TS Eliot

Essay by ChickenFeedHigh School, 11th gradeA+, January 2005

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After his conversion to Christianity, TS Eliot's works illustrate how drastically his worldview had changed and reflect his love and understanding of Christian principles. For example, through "Journey of the Magi," "Little Gidding," and Murder in the Cathedral, Eliot describes the struggles he experienced during his conversion and walk with Christ afterwards.

Using symbolism and imagery in his "Journey of the Magi," Eliot echoes "his state of mind in transition between his old and new faiths" (Behr). In this poem, he describes the wise men's journey towards baby Jesus, and symbolically towards Christianity, in a way most people have never heard. In one sentence of the poem, Eliot says, "Then at dawn we came down to a temperate valley, Wet, below the snow line, smelling of vegetation; With a running stream and a water-mill beating the darkness, And three trees on the low sky, And an old white horse galloped away in the meadow."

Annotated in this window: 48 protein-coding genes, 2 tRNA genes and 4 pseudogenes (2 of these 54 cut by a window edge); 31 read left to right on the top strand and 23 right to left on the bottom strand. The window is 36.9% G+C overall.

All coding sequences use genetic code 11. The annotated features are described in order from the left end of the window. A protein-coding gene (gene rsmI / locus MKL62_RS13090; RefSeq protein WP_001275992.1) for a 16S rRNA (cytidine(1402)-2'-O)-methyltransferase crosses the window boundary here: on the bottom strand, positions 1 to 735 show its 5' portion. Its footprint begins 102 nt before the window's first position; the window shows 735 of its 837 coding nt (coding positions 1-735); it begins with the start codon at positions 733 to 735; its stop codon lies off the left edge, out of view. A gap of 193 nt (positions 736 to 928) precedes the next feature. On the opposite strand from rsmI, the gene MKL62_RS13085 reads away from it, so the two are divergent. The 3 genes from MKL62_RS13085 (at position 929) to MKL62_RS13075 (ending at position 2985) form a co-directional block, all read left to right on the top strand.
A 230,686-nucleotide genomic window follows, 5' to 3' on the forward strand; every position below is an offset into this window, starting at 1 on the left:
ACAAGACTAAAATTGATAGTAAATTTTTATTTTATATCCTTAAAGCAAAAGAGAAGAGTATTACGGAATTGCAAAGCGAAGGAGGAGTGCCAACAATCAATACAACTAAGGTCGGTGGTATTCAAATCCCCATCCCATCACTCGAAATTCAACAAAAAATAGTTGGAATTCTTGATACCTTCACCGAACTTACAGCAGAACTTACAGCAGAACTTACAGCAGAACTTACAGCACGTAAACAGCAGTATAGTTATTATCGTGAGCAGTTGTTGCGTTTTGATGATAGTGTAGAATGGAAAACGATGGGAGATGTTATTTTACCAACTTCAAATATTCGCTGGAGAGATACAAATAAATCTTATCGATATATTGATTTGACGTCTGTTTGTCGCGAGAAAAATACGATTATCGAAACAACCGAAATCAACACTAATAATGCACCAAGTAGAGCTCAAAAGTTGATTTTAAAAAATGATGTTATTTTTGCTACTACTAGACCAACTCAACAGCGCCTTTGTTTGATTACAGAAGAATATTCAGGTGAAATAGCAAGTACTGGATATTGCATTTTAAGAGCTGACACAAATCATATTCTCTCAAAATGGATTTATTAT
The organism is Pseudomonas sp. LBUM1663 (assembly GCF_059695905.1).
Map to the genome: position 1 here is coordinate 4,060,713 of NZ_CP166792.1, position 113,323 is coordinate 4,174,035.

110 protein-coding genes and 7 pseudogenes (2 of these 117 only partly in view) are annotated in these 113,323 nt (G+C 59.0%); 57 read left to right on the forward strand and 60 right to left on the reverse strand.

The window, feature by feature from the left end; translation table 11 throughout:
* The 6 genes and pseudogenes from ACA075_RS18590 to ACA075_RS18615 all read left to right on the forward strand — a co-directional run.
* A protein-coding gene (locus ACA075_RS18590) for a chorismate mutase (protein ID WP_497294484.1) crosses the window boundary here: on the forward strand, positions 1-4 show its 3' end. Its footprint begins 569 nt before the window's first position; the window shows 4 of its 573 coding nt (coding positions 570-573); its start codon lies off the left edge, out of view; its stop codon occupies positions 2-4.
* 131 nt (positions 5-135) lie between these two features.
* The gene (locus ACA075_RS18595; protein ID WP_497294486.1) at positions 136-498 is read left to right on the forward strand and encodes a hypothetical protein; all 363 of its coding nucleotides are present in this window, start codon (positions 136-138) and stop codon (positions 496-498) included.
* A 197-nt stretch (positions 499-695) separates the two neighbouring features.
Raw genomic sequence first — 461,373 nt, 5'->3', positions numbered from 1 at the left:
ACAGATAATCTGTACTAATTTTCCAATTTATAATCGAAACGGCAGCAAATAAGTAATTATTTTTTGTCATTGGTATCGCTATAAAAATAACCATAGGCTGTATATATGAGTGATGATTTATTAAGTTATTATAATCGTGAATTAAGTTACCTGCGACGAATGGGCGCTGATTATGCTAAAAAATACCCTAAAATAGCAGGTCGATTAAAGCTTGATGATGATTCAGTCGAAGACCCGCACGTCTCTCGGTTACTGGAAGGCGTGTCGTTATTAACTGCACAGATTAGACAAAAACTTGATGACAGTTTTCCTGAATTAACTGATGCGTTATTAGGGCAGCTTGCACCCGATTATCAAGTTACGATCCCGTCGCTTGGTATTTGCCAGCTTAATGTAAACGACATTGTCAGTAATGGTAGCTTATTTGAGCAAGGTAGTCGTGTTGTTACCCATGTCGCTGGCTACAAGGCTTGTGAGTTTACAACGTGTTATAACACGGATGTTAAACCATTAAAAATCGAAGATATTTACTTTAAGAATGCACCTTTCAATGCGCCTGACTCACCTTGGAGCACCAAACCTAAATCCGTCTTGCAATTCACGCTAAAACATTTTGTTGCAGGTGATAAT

In this short excerpt, the phrase "beating the darkness" refers to the "triumph and victory of Christ, a conquering that could occur in the events of Christ's earthly life, His resurrection, and His return in glory at the end of time" (Dean). The three trees symbolize the three crosses on Calvary and the white horse refers to the conquering Christ in Revelations who conquers sin and death. All of these symbols contribute to the illustration of Eliot's conversion: how Christ's birth, death, resurrection have cleansed him from sin and renewed his spirit. The images of nature and conversion are representative of the ambiguity of the world. The images of nature are at times beautiful, as in the "fertile valleys" and "running streams," but are also portentous and dark in other portions of the poem. Images of conversion are also both...